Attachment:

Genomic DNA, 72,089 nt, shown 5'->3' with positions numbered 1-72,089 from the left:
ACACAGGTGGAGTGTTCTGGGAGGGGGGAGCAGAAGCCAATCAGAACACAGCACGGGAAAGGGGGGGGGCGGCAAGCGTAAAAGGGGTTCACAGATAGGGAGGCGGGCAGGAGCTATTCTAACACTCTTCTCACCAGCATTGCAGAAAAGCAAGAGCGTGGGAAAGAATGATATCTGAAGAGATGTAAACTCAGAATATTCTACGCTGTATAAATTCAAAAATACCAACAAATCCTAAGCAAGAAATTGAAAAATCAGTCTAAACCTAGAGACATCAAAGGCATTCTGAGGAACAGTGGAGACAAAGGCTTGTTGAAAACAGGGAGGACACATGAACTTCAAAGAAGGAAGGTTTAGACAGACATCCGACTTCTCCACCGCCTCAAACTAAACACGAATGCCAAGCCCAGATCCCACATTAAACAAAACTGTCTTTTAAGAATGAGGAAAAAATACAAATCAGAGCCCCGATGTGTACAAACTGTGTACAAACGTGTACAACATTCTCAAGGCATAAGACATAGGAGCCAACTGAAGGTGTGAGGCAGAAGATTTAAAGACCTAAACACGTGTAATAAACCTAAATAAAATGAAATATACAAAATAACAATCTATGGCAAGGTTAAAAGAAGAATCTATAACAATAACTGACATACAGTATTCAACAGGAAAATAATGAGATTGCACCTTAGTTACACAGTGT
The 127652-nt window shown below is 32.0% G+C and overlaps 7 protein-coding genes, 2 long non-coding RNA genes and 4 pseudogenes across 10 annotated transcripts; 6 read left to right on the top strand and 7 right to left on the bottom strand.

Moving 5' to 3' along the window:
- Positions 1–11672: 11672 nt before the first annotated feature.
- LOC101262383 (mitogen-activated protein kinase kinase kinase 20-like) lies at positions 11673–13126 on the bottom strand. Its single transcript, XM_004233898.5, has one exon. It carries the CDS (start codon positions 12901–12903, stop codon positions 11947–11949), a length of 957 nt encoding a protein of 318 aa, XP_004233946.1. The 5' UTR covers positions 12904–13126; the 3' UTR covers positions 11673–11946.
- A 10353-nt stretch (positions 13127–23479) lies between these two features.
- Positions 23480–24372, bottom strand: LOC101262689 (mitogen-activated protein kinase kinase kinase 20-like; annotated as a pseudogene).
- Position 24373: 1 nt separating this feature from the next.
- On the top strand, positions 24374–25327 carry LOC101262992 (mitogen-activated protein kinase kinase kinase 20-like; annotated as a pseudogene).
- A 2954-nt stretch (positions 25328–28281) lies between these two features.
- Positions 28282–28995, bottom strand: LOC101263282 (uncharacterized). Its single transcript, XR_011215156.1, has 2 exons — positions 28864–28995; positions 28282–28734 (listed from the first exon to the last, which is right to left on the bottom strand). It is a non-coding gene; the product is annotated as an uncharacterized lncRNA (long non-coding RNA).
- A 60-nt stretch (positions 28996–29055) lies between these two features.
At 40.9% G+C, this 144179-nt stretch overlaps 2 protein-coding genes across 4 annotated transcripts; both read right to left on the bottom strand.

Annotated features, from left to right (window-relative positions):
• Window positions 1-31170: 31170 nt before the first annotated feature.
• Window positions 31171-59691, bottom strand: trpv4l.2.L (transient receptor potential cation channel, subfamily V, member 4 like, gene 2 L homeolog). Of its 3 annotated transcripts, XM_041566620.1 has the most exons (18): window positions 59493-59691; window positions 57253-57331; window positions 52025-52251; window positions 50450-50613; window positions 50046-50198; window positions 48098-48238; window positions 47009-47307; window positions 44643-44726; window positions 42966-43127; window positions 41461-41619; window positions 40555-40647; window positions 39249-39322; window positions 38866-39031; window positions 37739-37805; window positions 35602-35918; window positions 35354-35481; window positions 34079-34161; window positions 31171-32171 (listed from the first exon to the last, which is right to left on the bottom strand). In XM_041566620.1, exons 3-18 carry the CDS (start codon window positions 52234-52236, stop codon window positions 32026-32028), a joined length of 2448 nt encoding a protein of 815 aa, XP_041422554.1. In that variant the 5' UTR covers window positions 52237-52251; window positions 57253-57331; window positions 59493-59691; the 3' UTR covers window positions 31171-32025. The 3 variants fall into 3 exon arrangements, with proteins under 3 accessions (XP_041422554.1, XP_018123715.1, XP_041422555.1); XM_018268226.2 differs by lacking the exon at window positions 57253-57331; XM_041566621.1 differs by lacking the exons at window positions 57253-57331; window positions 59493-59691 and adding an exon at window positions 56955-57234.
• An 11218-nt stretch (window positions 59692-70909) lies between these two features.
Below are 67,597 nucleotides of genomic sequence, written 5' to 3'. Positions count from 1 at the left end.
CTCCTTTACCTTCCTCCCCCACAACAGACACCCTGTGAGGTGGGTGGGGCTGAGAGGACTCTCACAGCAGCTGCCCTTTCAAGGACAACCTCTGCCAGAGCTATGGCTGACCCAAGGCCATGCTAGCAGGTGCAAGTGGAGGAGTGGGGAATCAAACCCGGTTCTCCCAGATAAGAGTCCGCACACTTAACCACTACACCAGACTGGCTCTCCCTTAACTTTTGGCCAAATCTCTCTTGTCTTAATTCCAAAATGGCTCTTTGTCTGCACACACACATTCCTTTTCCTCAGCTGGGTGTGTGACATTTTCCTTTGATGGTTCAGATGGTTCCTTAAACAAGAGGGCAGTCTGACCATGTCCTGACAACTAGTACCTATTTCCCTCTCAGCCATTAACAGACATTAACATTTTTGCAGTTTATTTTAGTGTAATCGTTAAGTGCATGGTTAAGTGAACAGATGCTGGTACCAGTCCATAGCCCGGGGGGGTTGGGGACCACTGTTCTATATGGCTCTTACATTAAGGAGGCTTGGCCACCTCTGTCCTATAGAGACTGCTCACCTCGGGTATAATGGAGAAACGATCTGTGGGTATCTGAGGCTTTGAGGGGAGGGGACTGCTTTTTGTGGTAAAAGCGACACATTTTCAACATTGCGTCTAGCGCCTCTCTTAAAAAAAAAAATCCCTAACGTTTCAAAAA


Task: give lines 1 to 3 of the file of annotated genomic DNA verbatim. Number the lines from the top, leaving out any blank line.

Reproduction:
Genomic DNA, 72,089 nt, shown 5'->3' with positions numbered 1-72,089 from the left:
ACACAGGTGGAGTGTTCTGGGAGGGGGGAGCAGAAGCCAATCAGAACACAGCACGGGAAAGGGGGGGGGCGGCAAGCGTAAAAGGGGTTCACAGATAGGGAGGCGGGCAGGAGCTATTCTAACACTCTTCTCACCAGCATTGCAGAAAAGCAAGAGCGTGGGAAAGAATGATATCTGAAGAGATGTAAACTCAGAATATTCTACGCTGTATAAATTCAAAAATACCAACAAATCCTAAGCAAGAAATTGAAAAATCAGTCTAAACCTAGAGACATCAAAGGCATTCTGAGGAACAGTGGAGACAAAGGCTTGTTGAAAACAGGGAGGACACATGAACTTCAAAGAAGGAAGGTTTAGACAGACATCCGACTTCTCCACCGCCTCAAACTAAACACGAATGCCAAGCCCAGATCCCACATTAAACAAAACTGTCTTTTAAGAATGAGGAAAAAATACAAATCAGAGCCCCGATGTGTACAAACTGTGTACAAACGTGTACAACATTCTCAAGGCATAAGACATAGGAGCCAACTGAAGGTGTGAGGCAGAAGATTTAAAGACCTAAACACGTGTAATAAACCTAAATAAAATGAAATATACAAAATAACAATCTATGGCAAGGTTAAAAGAAGAATCTATAACAATAACTGACATACAGTATTCAACAGGAAAATAATGAGATTGCACCTTAGTTACACAGTGT
The 127652-nt window shown below is 32.0% G+C and overlaps 7 protein-coding genes, 2 long non-coding RNA genes and 4 pseudogenes across 10 annotated transcripts; 6 read left to right on the top strand and 7 right to left on the bottom strand.